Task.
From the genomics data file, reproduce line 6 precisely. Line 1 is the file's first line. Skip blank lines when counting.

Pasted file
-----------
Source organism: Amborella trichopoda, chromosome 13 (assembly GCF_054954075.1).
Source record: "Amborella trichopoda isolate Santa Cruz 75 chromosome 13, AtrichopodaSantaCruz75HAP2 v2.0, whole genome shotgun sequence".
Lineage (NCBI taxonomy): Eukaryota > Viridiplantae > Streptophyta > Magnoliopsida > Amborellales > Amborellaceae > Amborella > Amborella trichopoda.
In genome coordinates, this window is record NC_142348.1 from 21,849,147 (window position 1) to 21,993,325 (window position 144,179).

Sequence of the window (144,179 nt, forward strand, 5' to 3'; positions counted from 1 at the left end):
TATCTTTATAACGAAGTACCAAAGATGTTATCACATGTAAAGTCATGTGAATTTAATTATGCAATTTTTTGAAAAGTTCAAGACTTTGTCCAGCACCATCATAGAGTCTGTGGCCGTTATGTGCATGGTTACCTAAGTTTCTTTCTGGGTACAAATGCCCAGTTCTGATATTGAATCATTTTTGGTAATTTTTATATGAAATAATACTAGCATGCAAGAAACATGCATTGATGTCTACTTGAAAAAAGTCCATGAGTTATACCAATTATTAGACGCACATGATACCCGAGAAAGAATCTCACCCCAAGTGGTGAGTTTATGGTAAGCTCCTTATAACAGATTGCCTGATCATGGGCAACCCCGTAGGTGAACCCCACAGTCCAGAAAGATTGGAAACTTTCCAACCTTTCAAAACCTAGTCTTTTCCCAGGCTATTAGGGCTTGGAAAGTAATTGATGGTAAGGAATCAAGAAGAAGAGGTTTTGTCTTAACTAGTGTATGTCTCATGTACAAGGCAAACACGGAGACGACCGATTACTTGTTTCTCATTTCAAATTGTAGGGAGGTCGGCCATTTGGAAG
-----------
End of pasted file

TATCTTTATAACGAAGTACCAAAGATGTTATCACATGTAAAGTCATGTGAATTTAATTATGCAATTTTTTGAAAAGTTCAAGACTTTGTCCAGCACCATCATAGAGTCTGTGGCCGTTATGTGCATGGTTACCTAAGTTTCTTTCTGGGTACAAATGCCCAGTTCTGATATTGAATCATTTTTGGTAATTTTTATATGAAATAATACTAGCATGCAAGAAACATGCATTGATGTCTACTTGAAAAAAGTCCATGAGTTATACCAATTATTAGACGCACATGATACCCGAGAAAGAATCTCACCCCAAGTGGTGAGTTTATGGTAAGCTCCTTATAACAGATTGCCTGATCATGGGCAACCCCGTAGGTGAACCCCACAGTCCAGAAAGATTGGAAACTTTCCAACCTTTCAAAACCTAGTCTTTTCCCAGGCTATTAGGGCTTGGAAAGTAATTGATGGTAAGGAATCAAGAAGAAGAGGTTTTGTCTTAACTAGTGTATGTCTCATGTACAAGGCAAACACGGAGACGACCGATTACTTGTTTCTCATTTCAAATTGTAGGGAGGTCGGCCATTTGGAAG